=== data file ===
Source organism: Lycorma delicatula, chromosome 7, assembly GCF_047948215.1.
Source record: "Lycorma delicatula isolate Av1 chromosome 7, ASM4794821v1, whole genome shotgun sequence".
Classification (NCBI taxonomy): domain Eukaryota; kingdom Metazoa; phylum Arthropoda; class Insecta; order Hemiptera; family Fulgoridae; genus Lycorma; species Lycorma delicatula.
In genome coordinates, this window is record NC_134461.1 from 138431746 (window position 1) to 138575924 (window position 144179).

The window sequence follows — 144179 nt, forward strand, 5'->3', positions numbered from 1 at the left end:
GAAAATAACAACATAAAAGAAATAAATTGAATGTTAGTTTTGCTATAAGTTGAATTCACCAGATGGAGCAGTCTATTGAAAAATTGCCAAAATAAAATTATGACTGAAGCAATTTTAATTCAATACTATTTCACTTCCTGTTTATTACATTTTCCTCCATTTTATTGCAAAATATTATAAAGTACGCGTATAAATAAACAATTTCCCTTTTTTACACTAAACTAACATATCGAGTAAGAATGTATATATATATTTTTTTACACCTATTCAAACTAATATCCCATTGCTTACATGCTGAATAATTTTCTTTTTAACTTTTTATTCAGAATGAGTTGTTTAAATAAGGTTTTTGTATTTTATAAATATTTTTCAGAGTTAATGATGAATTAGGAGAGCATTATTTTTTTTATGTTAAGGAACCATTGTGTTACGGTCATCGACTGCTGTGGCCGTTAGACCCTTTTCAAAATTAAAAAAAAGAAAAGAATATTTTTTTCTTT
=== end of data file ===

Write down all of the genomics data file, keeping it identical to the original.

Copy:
Source organism: Lycorma delicatula, chromosome 7, assembly GCF_047948215.1.
Source record: "Lycorma delicatula isolate Av1 chromosome 7, ASM4794821v1, whole genome shotgun sequence".
Classification (NCBI taxonomy): domain Eukaryota; kingdom Metazoa; phylum Arthropoda; class Insecta; order Hemiptera; family Fulgoridae; genus Lycorma; species Lycorma delicatula.
In genome coordinates, this window is record NC_134461.1 from 138431746 (window position 1) to 138575924 (window position 144179).

The window sequence follows — 144179 nt, forward strand, 5'->3', positions numbered from 1 at the left end:
GAAAATAACAACATAAAAGAAATAAATTGAATGTTAGTTTTGCTATAAGTTGAATTCACCAGATGGAGCAGTCTATTGAAAAATTGCCAAAATAAAATTATGACTGAAGCAATTTTAATTCAATACTATTTCACTTCCTGTTTATTACATTTTCCTCCATTTTATTGCAAAATATTATAAAGTACGCGTATAAATAAACAATTTCCCTTTTTTACACTAAACTAACATATCGAGTAAGAATGTATATATATATTTTTTTACACCTATTCAAACTAATATCCCATTGCTTACATGCTGAATAATTTTCTTTTTAACTTTTTATTCAGAATGAGTTGTTTAAATAAGGTTTTTGTATTTTATAAATATTTTTCAGAGTTAATGATGAATTAGGAGAGCATTATTTTTTTTATGTTAAGGAACCATTGTGTTACGGTCATCGACTGCTGTGGCCGTTAGACCCTTTTCAAAATTAAAAAAAAGAAAAGAATATTTTTTTCTTT